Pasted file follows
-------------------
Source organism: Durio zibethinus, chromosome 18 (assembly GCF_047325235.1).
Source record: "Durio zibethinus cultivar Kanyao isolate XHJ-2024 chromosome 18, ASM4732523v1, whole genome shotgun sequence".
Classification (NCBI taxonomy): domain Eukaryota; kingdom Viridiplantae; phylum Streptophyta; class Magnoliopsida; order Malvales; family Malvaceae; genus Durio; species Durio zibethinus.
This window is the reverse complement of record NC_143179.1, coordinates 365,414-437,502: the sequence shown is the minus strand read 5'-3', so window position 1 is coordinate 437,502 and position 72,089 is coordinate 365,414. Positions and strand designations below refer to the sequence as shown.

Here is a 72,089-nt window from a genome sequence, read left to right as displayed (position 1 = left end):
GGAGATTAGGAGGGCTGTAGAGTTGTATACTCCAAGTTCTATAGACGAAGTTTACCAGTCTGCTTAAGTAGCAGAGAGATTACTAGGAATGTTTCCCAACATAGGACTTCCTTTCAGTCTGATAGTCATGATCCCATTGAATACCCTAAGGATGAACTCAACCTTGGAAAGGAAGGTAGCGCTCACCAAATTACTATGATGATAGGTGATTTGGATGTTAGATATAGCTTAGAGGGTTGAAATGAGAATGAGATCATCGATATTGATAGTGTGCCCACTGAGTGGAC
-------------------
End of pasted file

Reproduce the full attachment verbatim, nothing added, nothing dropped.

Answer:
Source organism: Durio zibethinus, chromosome 18 (assembly GCF_047325235.1).
Source record: "Durio zibethinus cultivar Kanyao isolate XHJ-2024 chromosome 18, ASM4732523v1, whole genome shotgun sequence".
Classification (NCBI taxonomy): domain Eukaryota; kingdom Viridiplantae; phylum Streptophyta; class Magnoliopsida; order Malvales; family Malvaceae; genus Durio; species Durio zibethinus.
This window is the reverse complement of record NC_143179.1, coordinates 365,414-437,502: the sequence shown is the minus strand read 5'-3', so window position 1 is coordinate 437,502 and position 72,089 is coordinate 365,414. Positions and strand designations below refer to the sequence as shown.

Here is a 72,089-nt window from a genome sequence, read left to right as displayed (position 1 = left end):
GGAGATTAGGAGGGCTGTAGAGTTGTATACTCCAAGTTCTATAGACGAAGTTTACCAGTCTGCTTAAGTAGCAGAGAGATTACTAGGAATGTTTCCCAACATAGGACTTCCTTTCAGTCTGATAGTCATGATCCCATTGAATACCCTAAGGATGAACTCAACCTTGGAAAGGAAGGTAGCGCTCACCAAATTACTATGATGATAGGTGATTTGGATGTTAGATATAGCTTAGAGGGTTGAAATGAGAATGAGATCATCGATATTGATAGTGTGCCCACTGAGTGGAC